A. The OFA is the Orthopedic Foundation for Animals. You can submit Xrays to them and receive a rating on hips and elbows. We used to think that if a dog got a bad rating, like dysplastic, that it was the end of the world. We've learned a lot since then. We still xray all of our breeding dogs and never breed a dog with poor hips. What we learned though, was that the quality of the xrays you submit to the OFA to be read is absolutely critical. If you send them badly taken xrays (like the dog is crooked on the table), or if the dog is sedated too much (which creates too much laxity), they won't tell you the xrays are bad and to re-take them. Instead, they will just give you a bad rating and say the dog has bad hips. Bad xrays don't mean bad hips. So if you do submit xrays to OFA, go to a VERY good vet who is well educated in taking xrays specifically for OFA, and get digital xrays. Make sure a female has not just been in heat. There are many factors which will influence the rating you get, so do your homework and submit proper xrays.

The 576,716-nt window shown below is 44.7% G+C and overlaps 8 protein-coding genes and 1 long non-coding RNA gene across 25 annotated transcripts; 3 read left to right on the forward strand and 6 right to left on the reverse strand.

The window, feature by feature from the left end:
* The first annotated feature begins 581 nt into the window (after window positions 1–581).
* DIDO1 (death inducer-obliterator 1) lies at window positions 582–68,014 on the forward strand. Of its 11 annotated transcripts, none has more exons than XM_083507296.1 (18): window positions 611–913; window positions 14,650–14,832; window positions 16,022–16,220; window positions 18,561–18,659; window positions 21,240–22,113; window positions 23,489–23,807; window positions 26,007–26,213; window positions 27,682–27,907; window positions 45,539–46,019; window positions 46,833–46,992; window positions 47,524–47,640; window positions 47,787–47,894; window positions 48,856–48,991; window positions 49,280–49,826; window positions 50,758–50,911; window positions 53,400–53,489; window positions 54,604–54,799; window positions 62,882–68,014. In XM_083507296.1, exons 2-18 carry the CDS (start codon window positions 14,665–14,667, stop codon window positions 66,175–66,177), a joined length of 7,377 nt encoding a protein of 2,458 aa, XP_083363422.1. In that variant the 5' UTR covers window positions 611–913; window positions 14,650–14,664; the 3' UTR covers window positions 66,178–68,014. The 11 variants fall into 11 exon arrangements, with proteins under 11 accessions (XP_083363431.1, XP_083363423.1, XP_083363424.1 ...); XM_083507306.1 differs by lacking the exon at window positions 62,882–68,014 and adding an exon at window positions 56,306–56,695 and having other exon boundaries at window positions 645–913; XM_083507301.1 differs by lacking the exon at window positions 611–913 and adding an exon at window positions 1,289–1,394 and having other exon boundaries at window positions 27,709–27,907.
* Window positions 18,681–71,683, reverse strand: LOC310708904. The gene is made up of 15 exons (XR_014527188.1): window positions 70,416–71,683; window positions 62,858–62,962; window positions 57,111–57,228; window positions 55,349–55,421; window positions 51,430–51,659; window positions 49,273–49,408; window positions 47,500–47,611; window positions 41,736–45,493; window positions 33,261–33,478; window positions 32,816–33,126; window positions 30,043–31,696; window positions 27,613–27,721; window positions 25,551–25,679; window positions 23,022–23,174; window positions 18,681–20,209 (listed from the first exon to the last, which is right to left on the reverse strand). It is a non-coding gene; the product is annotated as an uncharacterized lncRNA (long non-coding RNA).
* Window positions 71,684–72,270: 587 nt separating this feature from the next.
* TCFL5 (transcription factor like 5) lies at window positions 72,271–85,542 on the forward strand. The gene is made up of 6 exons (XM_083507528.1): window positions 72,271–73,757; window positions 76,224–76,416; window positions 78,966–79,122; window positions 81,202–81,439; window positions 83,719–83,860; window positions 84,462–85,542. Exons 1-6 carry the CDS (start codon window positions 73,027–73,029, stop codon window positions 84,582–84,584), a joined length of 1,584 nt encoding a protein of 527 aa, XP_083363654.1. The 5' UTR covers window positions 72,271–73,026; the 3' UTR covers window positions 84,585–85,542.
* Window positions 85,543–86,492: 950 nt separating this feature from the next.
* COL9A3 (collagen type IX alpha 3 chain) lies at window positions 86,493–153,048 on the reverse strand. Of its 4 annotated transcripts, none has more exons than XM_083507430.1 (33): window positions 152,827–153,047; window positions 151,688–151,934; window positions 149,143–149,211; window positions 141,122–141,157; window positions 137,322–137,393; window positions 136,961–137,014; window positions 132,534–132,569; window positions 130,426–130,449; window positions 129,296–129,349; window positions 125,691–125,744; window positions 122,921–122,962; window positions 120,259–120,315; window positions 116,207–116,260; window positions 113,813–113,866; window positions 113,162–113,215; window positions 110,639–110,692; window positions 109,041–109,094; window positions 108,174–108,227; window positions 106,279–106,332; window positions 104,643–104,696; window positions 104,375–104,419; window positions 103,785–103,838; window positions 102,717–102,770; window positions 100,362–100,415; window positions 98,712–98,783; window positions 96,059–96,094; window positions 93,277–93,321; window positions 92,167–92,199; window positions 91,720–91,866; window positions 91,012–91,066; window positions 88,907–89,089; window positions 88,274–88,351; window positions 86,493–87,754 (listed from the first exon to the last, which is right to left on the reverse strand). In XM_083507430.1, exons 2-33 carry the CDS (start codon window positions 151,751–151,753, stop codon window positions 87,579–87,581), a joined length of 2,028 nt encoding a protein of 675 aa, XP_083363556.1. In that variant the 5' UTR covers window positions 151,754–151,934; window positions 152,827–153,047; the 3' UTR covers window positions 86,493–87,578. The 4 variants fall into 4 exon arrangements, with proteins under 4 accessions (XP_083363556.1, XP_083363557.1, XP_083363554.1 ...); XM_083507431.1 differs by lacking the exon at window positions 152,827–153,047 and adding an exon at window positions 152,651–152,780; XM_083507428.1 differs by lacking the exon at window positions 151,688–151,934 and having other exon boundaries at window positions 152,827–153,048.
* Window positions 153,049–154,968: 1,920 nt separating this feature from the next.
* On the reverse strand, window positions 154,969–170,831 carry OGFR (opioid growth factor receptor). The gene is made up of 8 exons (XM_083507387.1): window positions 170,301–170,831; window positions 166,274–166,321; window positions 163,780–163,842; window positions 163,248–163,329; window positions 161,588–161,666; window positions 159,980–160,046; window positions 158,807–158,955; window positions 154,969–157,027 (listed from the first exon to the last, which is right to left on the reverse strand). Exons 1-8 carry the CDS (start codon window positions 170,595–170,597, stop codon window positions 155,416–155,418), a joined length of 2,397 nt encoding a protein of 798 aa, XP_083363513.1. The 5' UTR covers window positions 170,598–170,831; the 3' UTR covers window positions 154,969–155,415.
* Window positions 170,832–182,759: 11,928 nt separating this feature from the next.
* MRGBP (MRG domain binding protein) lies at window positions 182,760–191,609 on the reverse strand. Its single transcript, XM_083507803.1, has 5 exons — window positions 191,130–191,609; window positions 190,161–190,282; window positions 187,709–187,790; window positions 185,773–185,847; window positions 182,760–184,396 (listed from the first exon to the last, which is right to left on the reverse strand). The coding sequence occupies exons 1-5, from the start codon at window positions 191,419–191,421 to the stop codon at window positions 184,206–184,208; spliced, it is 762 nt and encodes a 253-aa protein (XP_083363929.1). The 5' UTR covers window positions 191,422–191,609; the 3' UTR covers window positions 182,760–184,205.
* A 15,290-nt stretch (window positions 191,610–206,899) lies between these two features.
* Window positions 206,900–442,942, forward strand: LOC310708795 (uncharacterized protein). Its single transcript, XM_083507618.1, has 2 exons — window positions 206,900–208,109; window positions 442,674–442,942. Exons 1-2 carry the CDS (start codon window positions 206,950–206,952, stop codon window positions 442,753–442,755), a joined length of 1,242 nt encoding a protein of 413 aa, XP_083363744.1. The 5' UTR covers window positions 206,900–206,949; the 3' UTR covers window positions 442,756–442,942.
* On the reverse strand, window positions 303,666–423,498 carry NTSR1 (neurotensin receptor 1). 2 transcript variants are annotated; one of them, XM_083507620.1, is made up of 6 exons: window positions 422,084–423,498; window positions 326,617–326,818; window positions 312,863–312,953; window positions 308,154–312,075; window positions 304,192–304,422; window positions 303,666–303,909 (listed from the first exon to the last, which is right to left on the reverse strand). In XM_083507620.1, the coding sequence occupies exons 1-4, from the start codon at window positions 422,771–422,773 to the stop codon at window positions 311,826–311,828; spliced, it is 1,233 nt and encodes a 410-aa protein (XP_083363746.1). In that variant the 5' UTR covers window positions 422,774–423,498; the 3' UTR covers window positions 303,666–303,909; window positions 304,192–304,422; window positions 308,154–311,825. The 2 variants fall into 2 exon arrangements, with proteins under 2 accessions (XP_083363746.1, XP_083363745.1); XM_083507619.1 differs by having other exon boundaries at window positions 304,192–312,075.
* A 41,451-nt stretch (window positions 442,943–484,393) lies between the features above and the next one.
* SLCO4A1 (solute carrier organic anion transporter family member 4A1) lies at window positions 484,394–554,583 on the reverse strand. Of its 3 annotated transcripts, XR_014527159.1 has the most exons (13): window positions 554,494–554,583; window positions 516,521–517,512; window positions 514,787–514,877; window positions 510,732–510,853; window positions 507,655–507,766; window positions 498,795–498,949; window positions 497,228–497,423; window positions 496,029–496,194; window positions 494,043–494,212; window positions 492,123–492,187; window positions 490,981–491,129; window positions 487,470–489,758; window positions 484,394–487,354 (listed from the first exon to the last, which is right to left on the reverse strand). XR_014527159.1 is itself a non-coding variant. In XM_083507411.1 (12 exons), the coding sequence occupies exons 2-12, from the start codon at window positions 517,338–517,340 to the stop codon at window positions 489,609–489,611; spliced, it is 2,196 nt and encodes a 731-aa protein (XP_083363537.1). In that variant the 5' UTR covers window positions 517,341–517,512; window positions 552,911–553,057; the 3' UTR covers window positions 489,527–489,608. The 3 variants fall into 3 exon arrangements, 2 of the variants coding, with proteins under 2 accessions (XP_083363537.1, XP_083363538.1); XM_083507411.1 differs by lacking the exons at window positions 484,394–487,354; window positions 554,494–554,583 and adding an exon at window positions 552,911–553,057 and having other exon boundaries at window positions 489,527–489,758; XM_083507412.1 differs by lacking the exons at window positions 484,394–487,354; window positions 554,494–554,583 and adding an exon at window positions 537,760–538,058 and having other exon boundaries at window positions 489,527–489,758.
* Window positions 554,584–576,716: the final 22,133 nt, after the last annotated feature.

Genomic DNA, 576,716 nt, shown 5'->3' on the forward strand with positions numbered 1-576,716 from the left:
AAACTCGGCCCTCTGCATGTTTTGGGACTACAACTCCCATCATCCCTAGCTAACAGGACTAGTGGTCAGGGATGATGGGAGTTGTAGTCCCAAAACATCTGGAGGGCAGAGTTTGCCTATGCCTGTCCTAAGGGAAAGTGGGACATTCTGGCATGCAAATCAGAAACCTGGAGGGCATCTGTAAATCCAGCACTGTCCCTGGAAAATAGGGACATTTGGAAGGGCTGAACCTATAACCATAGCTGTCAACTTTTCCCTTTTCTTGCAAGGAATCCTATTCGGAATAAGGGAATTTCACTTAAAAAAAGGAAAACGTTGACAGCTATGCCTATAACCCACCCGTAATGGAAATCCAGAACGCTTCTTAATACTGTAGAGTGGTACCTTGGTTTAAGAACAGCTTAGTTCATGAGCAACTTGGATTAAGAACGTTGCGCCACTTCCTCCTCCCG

Q. Why do Black Magic pups need to be kept on human grade dog food? (and what is that?)
A. Your dog's future health is dependent for the most part on two things - food and exercise. (also, do not over-vaccinate, the subject of another FAQ). The single greatest influence you can have on your dog's health is what you feed them. By feeding the best food possible, you can save money on vet bills, keep your dog healthy and happy, keep their bones and joints in good shape, and extend their lifetime.
Human grade dog food is food you could eat yourself. It's certified edible for humans. What this means is that you won't be getting a meat source that might be pound animals or sick animals full of drugs from a rendering plant (yes, dog food meat can come from there). You will get real chicken, not beaks and feathers. If you get your food from the makers we recommend, the ingredients will come from the US, not from China, where they might be contaminated with melamine. If you spend more money on good dog food, you'll spend less at the vet, so it all evens out in the end. Except that your dog gets to be healthy.
We set up all our puppy clients with the food we think is the best in the U.S. If you are reading this and are not a client and want to try it, email us and we'll mail you some. It's kind of a mission for us - we think our best friends deserve to eat healthy food and would like to spread the word where to find it.